- Posts: 6
- Joined: Apr 15, 2017
I read the above posts, and I can sort of see why D is better than A... sort of... the "hypothesis" is the beliefs of all these people... that's very funny calling that a "hypothesis" by the way. And then the event, is after the "If so, " and that's where the argument actually starts. So choosing D over A requires seeing what's after the "If so, " as the "event" in question, and what people believe as the "hypothesis"... if you lump the "If so" and what people believe together, then you might miss it.
BUT WAIT. My answer was B?!? So explain this to me... the author says people believe the galaxy will be colonized by trillions of humans... that's one of the premises, that belief... but then he says "we have no reason to think we are unrepresentative"... well, it's common sense that there aren't trillions of people inn the world... so those two things contradict each other. You can't believe that there will be many more people later and also not think yourself unrepresentative. Moreover, that's kind of the heart of his flawed logic.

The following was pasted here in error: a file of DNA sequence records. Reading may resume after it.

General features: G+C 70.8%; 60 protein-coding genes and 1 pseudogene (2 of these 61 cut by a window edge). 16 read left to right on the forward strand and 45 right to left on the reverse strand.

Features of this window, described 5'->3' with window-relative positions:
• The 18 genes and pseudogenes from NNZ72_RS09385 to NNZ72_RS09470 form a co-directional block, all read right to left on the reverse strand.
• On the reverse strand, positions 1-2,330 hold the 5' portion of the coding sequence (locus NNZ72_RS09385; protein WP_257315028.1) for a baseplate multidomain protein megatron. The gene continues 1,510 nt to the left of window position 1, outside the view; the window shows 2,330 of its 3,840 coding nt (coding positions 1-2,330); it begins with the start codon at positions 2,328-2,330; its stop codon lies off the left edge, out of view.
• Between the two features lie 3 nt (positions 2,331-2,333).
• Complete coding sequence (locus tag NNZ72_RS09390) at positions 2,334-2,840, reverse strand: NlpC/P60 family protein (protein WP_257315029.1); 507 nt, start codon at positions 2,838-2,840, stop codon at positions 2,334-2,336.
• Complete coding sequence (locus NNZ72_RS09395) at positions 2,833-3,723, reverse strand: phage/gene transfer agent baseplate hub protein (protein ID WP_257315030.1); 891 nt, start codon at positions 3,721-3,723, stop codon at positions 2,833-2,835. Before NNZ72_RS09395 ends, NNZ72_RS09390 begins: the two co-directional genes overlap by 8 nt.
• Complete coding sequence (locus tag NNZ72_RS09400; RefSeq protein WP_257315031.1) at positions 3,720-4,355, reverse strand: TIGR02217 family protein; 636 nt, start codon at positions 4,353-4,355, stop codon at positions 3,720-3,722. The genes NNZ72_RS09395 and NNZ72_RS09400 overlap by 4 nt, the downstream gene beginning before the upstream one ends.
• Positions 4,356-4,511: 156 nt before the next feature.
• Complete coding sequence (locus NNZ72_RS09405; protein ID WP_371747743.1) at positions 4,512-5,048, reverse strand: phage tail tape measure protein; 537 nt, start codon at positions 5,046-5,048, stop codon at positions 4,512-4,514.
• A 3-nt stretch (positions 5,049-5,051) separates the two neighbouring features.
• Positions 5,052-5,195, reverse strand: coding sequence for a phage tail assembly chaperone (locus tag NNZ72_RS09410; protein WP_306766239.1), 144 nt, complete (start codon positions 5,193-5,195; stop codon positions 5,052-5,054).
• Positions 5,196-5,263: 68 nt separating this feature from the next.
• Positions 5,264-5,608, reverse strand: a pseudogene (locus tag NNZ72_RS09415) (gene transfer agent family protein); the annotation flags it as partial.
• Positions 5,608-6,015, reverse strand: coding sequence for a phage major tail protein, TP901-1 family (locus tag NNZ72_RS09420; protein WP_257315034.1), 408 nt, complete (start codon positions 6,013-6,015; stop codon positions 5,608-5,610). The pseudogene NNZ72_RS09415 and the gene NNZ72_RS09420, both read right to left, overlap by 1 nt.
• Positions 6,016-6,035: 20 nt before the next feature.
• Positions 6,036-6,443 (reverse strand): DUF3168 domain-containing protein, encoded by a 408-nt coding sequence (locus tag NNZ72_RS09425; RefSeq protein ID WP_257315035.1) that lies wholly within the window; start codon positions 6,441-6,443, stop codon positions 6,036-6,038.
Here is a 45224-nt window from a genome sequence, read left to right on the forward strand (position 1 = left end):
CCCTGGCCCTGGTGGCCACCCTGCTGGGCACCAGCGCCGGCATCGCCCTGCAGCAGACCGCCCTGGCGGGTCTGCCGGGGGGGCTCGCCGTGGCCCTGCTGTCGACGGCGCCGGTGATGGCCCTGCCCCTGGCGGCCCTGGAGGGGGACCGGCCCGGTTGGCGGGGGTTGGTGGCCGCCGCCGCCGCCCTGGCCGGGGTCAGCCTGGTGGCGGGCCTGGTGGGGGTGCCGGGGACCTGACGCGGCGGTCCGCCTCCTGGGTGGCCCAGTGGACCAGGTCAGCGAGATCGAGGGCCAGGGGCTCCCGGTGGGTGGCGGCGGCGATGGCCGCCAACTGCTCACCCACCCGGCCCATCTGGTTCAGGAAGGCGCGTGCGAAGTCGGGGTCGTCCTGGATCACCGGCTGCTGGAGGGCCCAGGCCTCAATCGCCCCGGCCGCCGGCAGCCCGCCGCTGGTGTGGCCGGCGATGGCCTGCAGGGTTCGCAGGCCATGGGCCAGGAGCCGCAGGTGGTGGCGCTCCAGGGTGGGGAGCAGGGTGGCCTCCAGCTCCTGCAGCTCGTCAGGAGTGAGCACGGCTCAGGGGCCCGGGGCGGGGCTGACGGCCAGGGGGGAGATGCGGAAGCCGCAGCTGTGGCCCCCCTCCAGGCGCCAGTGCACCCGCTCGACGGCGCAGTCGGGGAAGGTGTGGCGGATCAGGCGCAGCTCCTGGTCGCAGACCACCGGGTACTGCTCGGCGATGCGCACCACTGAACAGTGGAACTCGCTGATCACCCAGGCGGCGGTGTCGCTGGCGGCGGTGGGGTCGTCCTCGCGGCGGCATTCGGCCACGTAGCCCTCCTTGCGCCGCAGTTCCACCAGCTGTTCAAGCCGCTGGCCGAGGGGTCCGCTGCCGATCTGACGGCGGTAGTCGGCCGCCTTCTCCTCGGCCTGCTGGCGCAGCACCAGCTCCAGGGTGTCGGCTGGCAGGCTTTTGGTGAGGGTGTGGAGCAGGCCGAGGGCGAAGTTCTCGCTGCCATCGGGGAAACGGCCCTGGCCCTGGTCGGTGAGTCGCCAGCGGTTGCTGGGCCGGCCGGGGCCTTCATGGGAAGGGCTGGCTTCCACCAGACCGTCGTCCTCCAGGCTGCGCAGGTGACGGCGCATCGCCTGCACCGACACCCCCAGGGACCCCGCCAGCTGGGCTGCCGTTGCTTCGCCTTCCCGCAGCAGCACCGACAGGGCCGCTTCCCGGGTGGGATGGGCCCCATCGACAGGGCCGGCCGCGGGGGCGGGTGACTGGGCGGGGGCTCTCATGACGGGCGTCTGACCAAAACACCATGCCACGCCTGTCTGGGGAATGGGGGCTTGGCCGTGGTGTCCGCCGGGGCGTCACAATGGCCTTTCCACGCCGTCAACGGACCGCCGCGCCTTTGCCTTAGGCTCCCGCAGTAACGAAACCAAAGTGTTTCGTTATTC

I just couldn't rule this answer out when I was doing it. If I really stretched myself, now, looking at this, I could claim that "no reason to think we are unrepresentative" wasn't a conclusion, it was another premise... in other words, had B been "stating a premise that implicitly contradicts one of the premises that the argument accepts", then B would have been right.
But what is doing the implicit contradicting? B isn't "has a conclusion that implicitly contradicts one of the premises"... it's "drawing a conclusion" so one could say that in drawing the conclusion, premises involved in the conclusion that are contradictory could be part of that process of "drawing a conclusion".
So now how can I really rule out B, and in the 60 seconds I have to do this problem.